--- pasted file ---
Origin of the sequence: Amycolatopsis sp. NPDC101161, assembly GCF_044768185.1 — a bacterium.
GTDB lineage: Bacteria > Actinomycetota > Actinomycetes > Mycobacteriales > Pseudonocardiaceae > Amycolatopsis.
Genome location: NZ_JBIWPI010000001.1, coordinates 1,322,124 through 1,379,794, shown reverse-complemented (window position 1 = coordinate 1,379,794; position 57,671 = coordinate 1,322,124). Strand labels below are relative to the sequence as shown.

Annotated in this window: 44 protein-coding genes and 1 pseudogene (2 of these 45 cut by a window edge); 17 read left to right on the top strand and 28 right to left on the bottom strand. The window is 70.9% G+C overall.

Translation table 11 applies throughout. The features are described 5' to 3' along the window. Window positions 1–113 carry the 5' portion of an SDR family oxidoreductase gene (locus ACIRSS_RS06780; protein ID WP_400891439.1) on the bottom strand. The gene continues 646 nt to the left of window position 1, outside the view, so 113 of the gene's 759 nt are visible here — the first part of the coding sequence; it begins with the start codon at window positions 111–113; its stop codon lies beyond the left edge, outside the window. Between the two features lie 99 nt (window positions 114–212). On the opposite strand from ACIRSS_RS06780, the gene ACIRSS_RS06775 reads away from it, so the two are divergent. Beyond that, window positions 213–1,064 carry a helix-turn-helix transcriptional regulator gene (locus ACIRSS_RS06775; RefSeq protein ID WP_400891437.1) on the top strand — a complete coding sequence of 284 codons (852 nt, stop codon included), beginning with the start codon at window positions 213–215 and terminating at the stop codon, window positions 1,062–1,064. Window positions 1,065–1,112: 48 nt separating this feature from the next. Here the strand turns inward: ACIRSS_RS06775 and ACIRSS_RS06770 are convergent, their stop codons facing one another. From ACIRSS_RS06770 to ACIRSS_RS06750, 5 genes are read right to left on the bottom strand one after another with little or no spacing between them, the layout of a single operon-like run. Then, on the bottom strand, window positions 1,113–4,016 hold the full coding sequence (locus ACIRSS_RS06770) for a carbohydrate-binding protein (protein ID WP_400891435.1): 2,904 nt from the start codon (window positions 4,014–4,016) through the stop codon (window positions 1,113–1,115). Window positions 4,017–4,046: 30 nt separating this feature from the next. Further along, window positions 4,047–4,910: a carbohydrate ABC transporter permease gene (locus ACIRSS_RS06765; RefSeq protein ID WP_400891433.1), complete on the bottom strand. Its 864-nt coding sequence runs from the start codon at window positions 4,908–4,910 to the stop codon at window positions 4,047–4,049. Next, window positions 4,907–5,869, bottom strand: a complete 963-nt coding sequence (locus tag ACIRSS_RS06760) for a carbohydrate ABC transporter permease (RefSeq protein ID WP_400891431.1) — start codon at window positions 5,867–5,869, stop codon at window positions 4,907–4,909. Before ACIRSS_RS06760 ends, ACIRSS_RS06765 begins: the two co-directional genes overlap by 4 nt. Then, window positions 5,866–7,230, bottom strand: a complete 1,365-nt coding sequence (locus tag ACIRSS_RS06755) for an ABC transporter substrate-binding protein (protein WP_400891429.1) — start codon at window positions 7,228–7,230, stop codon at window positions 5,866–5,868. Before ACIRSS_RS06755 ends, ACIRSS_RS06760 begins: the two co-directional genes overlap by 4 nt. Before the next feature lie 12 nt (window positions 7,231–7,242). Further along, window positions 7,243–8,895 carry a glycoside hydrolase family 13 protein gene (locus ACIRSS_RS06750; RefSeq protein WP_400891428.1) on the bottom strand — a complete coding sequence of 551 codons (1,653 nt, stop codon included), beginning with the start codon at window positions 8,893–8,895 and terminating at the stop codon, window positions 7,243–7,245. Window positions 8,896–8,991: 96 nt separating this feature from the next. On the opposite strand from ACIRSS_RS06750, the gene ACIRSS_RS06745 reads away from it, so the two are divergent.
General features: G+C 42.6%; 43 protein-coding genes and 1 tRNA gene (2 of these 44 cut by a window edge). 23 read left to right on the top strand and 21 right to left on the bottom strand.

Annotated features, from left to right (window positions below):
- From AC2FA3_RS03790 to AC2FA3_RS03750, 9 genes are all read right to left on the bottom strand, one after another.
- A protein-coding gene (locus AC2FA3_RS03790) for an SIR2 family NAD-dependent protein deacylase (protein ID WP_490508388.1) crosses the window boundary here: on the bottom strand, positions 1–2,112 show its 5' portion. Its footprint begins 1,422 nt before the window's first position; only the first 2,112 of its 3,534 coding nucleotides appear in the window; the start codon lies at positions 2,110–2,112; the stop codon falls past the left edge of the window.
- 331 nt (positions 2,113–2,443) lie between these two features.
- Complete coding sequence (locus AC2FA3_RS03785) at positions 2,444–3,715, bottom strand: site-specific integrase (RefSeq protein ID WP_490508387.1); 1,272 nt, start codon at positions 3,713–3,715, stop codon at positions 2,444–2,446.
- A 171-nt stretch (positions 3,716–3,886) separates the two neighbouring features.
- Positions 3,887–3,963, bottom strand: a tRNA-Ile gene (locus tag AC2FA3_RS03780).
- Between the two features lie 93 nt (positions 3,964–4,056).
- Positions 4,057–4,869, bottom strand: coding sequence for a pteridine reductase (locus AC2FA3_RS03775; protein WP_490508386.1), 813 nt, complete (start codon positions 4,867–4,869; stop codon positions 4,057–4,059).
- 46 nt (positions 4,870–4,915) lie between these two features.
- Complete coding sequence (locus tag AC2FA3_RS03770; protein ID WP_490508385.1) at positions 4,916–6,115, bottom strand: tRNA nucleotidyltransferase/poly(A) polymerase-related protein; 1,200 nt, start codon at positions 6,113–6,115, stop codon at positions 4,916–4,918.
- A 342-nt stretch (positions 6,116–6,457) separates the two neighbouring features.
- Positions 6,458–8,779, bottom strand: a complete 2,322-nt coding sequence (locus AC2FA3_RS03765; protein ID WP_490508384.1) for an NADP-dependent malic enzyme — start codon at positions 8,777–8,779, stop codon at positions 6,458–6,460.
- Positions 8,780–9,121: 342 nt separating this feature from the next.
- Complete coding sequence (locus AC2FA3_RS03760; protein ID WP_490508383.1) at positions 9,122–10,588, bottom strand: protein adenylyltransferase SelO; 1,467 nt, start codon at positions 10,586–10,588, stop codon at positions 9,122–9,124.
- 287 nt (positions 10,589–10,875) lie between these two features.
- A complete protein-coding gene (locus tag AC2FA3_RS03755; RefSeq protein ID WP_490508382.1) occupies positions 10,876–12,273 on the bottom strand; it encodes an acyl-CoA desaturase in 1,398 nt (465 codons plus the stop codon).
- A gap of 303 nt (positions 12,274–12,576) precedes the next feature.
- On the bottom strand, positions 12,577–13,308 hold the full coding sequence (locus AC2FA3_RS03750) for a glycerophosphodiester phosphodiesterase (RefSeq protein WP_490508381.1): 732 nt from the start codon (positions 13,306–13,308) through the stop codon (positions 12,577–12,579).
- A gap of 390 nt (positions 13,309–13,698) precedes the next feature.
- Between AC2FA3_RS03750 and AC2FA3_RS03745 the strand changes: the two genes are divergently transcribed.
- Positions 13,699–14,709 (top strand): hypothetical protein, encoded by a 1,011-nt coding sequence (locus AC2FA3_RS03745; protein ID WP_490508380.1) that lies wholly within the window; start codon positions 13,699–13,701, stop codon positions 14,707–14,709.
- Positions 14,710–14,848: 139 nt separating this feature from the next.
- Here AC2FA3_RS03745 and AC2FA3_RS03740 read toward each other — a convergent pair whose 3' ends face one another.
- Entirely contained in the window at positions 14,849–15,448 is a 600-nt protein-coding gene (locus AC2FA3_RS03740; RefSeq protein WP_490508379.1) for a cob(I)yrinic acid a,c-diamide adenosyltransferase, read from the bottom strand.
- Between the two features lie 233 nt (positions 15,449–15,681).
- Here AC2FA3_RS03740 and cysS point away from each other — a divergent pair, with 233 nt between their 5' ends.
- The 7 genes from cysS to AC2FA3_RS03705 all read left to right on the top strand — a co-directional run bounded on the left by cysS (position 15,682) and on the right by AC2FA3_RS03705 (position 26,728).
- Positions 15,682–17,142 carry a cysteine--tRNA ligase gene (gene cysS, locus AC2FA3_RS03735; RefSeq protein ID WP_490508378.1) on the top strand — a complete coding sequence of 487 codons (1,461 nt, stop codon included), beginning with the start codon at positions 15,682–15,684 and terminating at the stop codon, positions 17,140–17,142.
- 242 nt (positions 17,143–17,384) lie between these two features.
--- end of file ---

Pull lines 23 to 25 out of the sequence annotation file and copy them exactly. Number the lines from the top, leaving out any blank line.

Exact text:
- A complete protein-coding gene (locus tag AC2FA3_RS03755; RefSeq protein ID WP_490508382.1) occupies positions 10,876–12,273 on the bottom strand; it encodes an acyl-CoA desaturase in 1,398 nt (465 codons plus the stop codon).
- A gap of 303 nt (positions 12,274–12,576) precedes the next feature.
- On the bottom strand, positions 12,577–13,308 hold the full coding sequence (locus AC2FA3_RS03750) for a glycerophosphodiester phosphodiesterase (RefSeq protein WP_490508381.1): 732 nt from the start codon (positions 13,306–13,308) through the stop codon (positions 12,577–12,579).